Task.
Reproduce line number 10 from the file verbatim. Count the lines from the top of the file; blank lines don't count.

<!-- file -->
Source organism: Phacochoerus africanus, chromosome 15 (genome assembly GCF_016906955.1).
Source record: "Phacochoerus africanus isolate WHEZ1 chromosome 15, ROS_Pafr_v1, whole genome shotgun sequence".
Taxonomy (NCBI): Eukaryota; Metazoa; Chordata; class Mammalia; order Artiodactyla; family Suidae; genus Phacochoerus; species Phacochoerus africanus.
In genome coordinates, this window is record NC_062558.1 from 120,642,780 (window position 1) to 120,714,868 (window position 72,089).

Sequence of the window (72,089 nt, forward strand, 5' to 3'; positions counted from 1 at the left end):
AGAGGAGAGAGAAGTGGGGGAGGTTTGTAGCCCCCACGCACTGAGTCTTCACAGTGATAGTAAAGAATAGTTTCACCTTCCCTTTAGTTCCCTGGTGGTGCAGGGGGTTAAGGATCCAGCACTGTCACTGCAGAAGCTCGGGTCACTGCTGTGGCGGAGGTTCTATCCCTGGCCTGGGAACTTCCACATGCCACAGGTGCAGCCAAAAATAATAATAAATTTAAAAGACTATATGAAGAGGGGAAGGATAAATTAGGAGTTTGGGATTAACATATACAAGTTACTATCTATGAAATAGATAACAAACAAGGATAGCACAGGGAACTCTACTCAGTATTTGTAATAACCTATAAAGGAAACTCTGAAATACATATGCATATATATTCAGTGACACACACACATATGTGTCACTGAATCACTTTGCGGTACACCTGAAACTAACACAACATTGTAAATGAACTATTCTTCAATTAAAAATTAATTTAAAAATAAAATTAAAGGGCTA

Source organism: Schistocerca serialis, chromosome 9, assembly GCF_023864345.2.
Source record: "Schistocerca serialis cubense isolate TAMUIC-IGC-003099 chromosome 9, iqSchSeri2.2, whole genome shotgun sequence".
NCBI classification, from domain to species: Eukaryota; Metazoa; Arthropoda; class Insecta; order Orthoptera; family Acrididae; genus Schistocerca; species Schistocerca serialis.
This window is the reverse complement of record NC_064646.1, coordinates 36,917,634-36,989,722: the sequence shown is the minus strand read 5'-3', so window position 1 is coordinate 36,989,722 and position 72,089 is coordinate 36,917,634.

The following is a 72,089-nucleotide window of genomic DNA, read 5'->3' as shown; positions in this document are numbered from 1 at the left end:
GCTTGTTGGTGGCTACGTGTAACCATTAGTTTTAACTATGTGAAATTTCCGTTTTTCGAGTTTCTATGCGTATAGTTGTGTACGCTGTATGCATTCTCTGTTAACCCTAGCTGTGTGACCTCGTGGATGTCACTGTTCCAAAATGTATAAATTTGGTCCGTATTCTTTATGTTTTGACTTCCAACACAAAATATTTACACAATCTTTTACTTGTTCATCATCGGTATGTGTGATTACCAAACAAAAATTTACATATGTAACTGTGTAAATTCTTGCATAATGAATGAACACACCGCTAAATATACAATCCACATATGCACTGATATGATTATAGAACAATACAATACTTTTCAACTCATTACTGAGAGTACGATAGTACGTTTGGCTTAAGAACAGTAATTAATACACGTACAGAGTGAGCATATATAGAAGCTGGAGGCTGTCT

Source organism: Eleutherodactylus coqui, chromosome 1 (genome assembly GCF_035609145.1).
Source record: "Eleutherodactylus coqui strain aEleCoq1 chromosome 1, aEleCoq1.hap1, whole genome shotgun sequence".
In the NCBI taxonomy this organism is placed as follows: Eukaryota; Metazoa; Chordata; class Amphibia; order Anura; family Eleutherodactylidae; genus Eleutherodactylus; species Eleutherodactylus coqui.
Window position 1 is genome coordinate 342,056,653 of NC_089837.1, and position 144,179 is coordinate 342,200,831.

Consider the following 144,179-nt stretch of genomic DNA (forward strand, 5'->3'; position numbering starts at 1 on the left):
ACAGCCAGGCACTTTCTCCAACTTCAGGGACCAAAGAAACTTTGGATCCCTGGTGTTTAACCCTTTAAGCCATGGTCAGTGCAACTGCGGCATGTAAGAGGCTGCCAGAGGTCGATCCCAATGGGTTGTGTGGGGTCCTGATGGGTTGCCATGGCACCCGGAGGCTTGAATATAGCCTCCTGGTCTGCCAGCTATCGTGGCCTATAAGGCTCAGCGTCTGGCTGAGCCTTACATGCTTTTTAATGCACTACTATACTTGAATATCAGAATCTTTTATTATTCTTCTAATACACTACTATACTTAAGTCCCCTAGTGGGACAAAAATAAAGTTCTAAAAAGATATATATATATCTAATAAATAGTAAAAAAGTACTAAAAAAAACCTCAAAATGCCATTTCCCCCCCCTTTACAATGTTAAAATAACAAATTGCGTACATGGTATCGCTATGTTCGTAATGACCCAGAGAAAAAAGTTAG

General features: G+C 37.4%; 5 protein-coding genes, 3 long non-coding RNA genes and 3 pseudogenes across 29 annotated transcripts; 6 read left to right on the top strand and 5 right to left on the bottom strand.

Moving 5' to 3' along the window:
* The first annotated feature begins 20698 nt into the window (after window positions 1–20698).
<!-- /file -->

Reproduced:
This window is the reverse complement of record NC_064646.1, coordinates 36,917,634-36,989,722: the sequence shown is the minus strand read 5'-3', so window position 1 is coordinate 36,989,722 and position 72,089 is coordinate 36,917,634.